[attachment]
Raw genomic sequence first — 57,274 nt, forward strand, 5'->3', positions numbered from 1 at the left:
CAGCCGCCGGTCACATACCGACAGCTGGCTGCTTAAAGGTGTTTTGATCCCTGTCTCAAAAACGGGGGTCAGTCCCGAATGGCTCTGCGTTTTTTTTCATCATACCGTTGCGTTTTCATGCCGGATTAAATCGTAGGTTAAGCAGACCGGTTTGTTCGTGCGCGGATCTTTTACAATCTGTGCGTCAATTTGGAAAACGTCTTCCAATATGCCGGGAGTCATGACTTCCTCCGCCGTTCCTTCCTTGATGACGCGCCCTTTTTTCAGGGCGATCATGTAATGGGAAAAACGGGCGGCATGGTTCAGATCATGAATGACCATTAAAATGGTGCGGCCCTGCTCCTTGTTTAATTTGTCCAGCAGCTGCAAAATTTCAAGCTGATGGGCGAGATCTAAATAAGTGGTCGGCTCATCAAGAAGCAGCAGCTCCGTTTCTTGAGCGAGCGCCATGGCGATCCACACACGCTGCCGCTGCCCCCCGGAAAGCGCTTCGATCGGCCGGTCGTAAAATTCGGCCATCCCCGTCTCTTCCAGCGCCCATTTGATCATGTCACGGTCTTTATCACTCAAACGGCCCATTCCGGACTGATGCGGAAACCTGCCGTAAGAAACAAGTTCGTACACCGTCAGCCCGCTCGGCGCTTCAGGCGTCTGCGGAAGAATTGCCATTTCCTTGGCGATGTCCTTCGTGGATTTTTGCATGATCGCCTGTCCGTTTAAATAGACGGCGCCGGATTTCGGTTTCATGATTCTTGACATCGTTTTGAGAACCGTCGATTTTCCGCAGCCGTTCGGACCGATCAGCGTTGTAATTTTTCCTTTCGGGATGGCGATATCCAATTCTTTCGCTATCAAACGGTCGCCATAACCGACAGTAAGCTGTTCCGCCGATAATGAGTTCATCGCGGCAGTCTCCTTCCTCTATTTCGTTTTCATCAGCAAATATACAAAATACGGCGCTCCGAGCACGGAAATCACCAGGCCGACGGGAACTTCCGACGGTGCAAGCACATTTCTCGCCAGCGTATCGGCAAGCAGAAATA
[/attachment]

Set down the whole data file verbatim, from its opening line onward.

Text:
Raw genomic sequence first — 57,274 nt, forward strand, 5'->3', positions numbered from 1 at the left:
CAGCCGCCGGTCACATACCGACAGCTGGCTGCTTAAAGGTGTTTTGATCCCTGTCTCAAAAACGGGGGTCAGTCCCGAATGGCTCTGCGTTTTTTTTCATCATACCGTTGCGTTTTCATGCCGGATTAAATCGTAGGTTAAGCAGACCGGTTTGTTCGTGCGCGGATCTTTTACAATCTGTGCGTCAATTTGGAAAACGTCTTCCAATATGCCGGGAGTCATGACTTCCTCCGCCGTTCCTTCCTTGATGACGCGCCCTTTTTTCAGGGCGATCATGTAATGGGAAAAACGGGCGGCATGGTTCAGATCATGAATGACCATTAAAATGGTGCGGCCCTGCTCCTTGTTTAATTTGTCCAGCAGCTGCAAAATTTCAAGCTGATGGGCGAGATCTAAATAAGTGGTCGGCTCATCAAGAAGCAGCAGCTCCGTTTCTTGAGCGAGCGCCATGGCGATCCACACACGCTGCCGCTGCCCCCCGGAAAGCGCTTCGATCGGCCGGTCGTAAAATTCGGCCATCCCCGTCTCTTCCAGCGCCCATTTGATCATGTCACGGTCTTTATCACTCAAACGGCCCATTCCGGACTGATGCGGAAACCTGCCGTAAGAAACAAGTTCGTACACCGTCAGCCCGCTCGGCGCTTCAGGCGTCTGCGGAAGAATTGCCATTTCCTTGGCGATGTCCTTCGTGGATTTTTGCATGATCGCCTGTCCGTTTAAATAGACGGCGCCGGATTTCGGTTTCATGATTCTTGACATCGTTTTGAGAACCGTCGATTTTCCGCAGCCGTTCGGACCGATCAGCGTTGTAATTTTTCCTTTCGGGATGGCGATATCCAATTCTTTCGCTATCAAACGGTCGCCATAACCGACAGTAAGCTGTTCCGCCGATAATGAGTTCATCGCGGCAGTCTCCTTCCTCTATTTCGTTTTCATCAGCAAATATACAAAATACGGCGCTCCGAGCACGGAAATCACCAGGCCGACGGGAACTTCCGACGGTGCAAGCACATTTCTCGCCAGCGTATCGGCAAGCAGAAATA